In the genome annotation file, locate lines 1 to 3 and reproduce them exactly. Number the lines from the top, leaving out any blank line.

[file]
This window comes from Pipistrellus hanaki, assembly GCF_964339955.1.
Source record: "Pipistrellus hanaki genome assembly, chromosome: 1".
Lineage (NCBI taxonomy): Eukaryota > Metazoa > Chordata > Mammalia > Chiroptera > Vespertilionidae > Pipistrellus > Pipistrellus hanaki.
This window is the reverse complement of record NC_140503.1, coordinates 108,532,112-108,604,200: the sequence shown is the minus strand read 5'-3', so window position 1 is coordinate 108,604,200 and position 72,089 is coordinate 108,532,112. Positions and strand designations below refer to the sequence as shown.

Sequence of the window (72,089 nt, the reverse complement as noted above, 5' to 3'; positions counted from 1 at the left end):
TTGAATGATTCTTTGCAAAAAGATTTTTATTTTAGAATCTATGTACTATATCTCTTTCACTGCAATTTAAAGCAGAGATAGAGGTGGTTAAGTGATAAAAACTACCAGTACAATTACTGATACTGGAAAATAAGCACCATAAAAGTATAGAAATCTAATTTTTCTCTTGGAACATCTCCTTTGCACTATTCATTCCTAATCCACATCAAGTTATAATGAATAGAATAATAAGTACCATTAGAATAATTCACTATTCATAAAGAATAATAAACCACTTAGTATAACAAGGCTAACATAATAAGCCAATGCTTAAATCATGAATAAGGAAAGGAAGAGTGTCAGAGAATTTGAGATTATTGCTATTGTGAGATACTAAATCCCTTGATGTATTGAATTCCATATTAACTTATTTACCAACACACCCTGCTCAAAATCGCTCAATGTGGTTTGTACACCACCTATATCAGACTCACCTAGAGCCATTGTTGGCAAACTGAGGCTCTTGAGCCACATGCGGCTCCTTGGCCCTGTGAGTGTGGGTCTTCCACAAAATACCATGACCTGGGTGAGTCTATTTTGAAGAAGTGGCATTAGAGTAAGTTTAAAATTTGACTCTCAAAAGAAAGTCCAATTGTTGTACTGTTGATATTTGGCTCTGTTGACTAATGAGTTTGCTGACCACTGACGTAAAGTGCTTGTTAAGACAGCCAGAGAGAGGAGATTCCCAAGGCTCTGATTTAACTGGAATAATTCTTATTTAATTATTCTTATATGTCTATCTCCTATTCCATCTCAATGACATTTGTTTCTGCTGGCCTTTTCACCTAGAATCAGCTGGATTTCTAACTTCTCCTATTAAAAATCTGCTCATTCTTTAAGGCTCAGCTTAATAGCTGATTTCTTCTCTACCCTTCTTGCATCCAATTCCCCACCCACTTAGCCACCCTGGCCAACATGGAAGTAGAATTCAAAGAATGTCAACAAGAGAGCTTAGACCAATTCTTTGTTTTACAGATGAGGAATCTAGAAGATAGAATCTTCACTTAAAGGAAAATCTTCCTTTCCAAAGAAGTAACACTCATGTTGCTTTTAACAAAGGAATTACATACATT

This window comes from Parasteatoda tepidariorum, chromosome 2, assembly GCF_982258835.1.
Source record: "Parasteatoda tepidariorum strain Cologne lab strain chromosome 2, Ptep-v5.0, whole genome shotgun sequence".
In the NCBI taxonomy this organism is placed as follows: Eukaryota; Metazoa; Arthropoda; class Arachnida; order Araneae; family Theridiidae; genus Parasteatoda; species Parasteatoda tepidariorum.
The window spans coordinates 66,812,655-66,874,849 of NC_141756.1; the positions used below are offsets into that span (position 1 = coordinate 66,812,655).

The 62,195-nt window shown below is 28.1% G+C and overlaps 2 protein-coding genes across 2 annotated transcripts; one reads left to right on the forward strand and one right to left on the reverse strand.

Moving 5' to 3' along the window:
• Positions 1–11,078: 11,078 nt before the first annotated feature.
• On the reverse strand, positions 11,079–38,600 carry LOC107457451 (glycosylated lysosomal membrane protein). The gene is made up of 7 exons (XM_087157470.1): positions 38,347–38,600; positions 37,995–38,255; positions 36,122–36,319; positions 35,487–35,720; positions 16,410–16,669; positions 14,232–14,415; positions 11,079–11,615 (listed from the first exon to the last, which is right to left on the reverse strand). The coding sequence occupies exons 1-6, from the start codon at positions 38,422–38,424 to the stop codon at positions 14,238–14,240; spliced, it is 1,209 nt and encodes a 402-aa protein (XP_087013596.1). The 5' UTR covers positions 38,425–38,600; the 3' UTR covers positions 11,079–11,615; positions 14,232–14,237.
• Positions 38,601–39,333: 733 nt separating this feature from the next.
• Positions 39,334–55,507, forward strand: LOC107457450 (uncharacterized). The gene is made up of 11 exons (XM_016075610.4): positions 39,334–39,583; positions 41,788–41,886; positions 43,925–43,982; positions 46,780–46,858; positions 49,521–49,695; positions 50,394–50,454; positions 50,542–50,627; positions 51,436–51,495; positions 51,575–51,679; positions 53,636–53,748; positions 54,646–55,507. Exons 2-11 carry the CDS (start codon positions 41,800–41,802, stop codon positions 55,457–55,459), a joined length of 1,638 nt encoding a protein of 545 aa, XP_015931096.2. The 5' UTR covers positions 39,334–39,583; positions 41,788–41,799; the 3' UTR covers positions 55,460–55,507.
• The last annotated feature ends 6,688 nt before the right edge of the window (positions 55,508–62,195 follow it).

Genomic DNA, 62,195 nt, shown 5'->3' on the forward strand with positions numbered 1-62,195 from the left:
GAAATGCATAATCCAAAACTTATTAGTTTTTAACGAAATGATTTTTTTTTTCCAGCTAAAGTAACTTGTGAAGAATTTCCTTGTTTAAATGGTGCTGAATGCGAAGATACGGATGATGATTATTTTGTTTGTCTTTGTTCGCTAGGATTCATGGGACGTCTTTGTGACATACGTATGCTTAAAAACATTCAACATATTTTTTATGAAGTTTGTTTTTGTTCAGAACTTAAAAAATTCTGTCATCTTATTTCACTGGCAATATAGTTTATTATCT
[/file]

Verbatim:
This window comes from Pipistrellus hanaki, assembly GCF_964339955.1.
Source record: "Pipistrellus hanaki genome assembly, chromosome: 1".
Lineage (NCBI taxonomy): Eukaryota > Metazoa > Chordata > Mammalia > Chiroptera > Vespertilionidae > Pipistrellus > Pipistrellus hanaki.